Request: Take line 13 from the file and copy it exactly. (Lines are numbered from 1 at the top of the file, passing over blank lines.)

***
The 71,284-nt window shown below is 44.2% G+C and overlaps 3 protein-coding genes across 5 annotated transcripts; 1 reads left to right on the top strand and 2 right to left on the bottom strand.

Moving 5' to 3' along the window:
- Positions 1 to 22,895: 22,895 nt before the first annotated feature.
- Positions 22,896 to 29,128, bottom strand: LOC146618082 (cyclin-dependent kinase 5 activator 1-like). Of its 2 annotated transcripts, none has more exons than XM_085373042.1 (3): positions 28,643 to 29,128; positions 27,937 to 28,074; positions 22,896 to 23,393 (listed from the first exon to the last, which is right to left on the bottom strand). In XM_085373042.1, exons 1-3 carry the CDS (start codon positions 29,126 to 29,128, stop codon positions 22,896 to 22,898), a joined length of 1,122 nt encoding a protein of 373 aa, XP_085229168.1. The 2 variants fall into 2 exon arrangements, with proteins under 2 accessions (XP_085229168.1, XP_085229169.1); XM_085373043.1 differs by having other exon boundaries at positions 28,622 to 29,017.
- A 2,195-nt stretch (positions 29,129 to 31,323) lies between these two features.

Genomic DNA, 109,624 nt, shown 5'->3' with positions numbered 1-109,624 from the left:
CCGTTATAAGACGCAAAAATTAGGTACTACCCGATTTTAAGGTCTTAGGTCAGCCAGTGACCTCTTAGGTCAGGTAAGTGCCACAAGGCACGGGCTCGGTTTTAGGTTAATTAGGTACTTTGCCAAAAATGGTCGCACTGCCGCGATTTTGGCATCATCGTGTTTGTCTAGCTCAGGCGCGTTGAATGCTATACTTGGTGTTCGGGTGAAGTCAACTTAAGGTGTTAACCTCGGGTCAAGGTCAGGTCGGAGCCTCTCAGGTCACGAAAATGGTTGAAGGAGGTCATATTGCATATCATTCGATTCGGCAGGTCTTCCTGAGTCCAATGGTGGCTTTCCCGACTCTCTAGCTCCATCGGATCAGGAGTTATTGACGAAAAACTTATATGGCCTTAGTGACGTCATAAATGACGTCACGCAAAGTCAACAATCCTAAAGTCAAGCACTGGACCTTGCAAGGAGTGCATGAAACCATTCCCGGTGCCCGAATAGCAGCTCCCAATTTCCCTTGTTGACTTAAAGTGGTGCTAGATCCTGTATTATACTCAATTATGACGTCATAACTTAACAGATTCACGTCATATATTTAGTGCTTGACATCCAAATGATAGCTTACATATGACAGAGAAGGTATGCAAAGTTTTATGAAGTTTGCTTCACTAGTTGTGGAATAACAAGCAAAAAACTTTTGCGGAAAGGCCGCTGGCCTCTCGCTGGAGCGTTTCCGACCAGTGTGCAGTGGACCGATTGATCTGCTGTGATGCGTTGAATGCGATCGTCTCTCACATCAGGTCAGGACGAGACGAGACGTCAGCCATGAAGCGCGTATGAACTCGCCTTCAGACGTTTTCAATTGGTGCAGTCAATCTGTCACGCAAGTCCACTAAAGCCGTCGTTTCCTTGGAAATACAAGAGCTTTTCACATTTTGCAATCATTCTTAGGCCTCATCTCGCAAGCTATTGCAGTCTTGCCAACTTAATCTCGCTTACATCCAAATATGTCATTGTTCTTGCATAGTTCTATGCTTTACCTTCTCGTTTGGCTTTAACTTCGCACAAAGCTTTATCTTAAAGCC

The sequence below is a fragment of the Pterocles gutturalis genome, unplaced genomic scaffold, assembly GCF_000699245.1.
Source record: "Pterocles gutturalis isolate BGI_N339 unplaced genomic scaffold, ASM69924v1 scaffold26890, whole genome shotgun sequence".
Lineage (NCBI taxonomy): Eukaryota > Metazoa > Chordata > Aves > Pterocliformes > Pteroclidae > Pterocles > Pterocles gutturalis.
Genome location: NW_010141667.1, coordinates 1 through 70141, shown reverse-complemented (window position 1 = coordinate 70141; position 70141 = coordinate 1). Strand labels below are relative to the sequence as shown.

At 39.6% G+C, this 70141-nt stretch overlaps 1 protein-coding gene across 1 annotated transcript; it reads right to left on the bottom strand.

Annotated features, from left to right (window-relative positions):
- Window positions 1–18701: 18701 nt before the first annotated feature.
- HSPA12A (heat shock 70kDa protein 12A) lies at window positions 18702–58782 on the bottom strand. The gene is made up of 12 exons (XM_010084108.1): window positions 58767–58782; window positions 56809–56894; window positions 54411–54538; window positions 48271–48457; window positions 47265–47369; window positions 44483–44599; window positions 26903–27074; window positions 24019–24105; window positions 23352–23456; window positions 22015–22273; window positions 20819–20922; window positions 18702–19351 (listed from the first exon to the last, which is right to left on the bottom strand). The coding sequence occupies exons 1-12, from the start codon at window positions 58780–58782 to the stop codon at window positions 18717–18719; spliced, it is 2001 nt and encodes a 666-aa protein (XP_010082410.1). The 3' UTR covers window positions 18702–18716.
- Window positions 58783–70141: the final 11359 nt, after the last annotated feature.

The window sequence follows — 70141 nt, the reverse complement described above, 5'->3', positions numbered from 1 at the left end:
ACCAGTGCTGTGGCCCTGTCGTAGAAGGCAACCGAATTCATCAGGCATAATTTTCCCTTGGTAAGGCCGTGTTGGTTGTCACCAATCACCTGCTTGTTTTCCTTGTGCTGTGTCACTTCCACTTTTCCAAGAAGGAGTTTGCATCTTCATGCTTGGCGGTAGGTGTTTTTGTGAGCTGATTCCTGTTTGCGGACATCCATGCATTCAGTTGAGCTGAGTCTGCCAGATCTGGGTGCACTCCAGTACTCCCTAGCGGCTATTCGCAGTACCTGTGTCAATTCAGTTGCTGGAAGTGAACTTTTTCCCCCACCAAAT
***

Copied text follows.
Annotated features, from left to right (window-relative positions):